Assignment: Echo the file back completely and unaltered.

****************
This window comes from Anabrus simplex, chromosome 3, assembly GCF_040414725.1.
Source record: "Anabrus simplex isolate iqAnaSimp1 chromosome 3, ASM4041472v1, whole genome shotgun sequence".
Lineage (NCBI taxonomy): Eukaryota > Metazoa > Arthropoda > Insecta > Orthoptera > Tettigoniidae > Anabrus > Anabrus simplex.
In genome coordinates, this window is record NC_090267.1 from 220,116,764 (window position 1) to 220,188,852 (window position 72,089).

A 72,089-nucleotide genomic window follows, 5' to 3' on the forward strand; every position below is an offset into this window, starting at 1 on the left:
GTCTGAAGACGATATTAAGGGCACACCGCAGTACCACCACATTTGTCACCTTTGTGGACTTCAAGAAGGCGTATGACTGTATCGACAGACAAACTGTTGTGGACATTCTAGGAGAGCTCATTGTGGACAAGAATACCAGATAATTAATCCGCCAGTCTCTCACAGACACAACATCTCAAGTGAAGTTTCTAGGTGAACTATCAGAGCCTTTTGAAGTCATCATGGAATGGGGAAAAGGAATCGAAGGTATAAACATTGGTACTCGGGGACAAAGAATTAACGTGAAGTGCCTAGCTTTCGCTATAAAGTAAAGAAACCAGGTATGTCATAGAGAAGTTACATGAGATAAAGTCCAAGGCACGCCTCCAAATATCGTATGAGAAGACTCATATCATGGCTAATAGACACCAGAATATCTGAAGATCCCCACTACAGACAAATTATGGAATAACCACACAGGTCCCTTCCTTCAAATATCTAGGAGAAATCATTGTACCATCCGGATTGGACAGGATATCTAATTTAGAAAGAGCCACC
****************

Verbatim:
This window comes from Anabrus simplex, chromosome 3, assembly GCF_040414725.1.
Source record: "Anabrus simplex isolate iqAnaSimp1 chromosome 3, ASM4041472v1, whole genome shotgun sequence".
Lineage (NCBI taxonomy): Eukaryota > Metazoa > Arthropoda > Insecta > Orthoptera > Tettigoniidae > Anabrus > Anabrus simplex.
In genome coordinates, this window is record NC_090267.1 from 220,116,764 (window position 1) to 220,188,852 (window position 72,089).

A 72,089-nucleotide genomic window follows, 5' to 3' on the forward strand; every position below is an offset into this window, starting at 1 on the left:
GTCTGAAGACGATATTAAGGGCACACCGCAGTACCACCACATTTGTCACCTTTGTGGACTTCAAGAAGGCGTATGACTGTATCGACAGACAAACTGTTGTGGACATTCTAGGAGAGCTCATTGTGGACAAGAATACCAGATAATTAATCCGCCAGTCTCTCACAGACACAACATCTCAAGTGAAGTTTCTAGGTGAACTATCAGAGCCTTTTGAAGTCATCATGGAATGGGGAAAAGGAATCGAAGGTATAAACATTGGTACTCGGGGACAAAGAATTAACGTGAAGTGCCTAGCTTTCGCTATAAAGTAAAGAAACCAGGTATGTCATAGAGAAGTTACATGAGATAAAGTCCAAGGCACGCCTCCAAATATCGTATGAGAAGACTCATATCATGGCTAATAGACACCAGAATATCTGAAGATCCCCACTACAGACAAATTATGGAATAACCACACAGGTCCCTTCCTTCAAATATCTAGGAGAAATCATTGTACCATCCGGATTGGACAGGATATCTAATTTAGAAAGAGCCACC